conversations taped by the police when appellee's brother was wearing a body wire. The lower court received testimony and heard argument. The court entered an order granting the suppression of the contents of tape recordings of Mrs. Swinehart's conversations with appellee, as well as the contents of the tape recordings made as a result of the body wire worn by Jeffrey DeBlase. The court denied suppression of the statements appellee made to police.

The Commonwealth appeals from the order granting the suppression and advances two arguments: 1) that reason and justice require that, within the narrow limits of the facts presented in the case, statements obtained as the result of the wiretap of Mrs. Swinehart's phone should be admissible as evidence during the prosecution of a first degree murder case, and 2) that since defendant had not been arrested and no critical stage of the prosecution was involved, the right to counsel did not attach. Accordingly, the Commonwealth believes that the statements obtained as a result of the consensual body wire should be admissible against the defendant at every stage of the trial.

We find no merit in the Commonwealth's first argument regarding the taped conversations of Mrs. Swinehart and appellee. The Pennsylvania Wiretapping and Electronic Surveillance Control Act, 18 Pa.C.S. § 5701 et seq., clearly prohibits the kind of activity in which Swinehart was engaged. The Act provides that a person is guilty of a third degree felony if he willfully intercepts any wire or oral communication. 18 Pa.C.S. § 5703. Wire communications include telephone conversations, such as the one here at issue. 18 Pa.C.S. § 5702. The person whose communication is intercepted in violation of the Act has a civil cause of action against the person who intercepted the communication. 18 Pa.C.S. § 5725. At any trial, hearing or adversary proceeding the person whose conversation is intercepted may move to suppress the contents of the intercepted communication. 18 Pa.C.S. § 5721.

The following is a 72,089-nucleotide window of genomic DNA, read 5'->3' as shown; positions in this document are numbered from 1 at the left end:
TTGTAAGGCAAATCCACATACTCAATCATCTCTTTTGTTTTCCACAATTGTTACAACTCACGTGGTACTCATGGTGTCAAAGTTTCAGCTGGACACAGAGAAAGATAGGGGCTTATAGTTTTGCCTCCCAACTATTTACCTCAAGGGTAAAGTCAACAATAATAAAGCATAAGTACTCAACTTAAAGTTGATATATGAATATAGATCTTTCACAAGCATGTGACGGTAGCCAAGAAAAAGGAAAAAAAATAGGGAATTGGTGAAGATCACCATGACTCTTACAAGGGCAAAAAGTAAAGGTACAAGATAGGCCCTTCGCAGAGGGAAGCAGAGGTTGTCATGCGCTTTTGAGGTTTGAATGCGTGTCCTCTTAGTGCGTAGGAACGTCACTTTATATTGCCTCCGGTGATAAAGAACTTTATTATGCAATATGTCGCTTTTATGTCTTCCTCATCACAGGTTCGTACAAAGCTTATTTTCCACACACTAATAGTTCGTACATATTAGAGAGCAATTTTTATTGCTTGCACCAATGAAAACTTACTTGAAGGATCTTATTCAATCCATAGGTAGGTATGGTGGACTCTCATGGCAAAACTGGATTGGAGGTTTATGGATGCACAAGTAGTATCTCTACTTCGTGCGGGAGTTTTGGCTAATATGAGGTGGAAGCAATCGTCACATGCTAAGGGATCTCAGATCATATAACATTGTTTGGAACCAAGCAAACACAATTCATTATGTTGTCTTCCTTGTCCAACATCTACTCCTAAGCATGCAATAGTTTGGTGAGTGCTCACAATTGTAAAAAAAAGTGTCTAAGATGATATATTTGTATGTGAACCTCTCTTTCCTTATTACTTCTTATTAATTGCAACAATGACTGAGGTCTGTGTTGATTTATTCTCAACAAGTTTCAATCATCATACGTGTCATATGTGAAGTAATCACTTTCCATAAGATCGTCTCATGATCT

[ 357 Pa. Super. Page 76]

The Commonwealth concedes that Swinehart "may" have been subject to criminal proceedings and a civil action for damages for recording the conversations. The Commonwealth asks this Court to create a public policy exception to the Act because the person who violated the Act was murdered. Such an exception is not provided for in the express language of the Act nor do we find that such an exception would be in keeping with the overall structure and provisions of the Act. The communications were intercepted in violation of the Act and were properly suppressed by the trial court.

The Commonwealth's second argument is that appellee was not entitled to suppression due to a violation of his right to counsel. The Commonwealth argues that appellee's right to counsel did not attach when the body wire was used since appellee had not yet been arrested and this was not a critical stage in the prosecution. We agree with the Commonwealth and, accordingly, find this evidence to be admissible.

We note that the conversations obtained through the use of the body wire are not in violation of the Wiretap Act. The police followed the procedures established in section 5704 for the interception. 18 Pa.C.S. § 5704. One of the parties to the communication, Jeffrey DeBlase, consented to the interception in advance. The First Assistant District Attorney of Montgomery County was officially designated by the District Attorney, and reviewed the police request for the body wire and the consent of Jeffrey DeBlase. The ...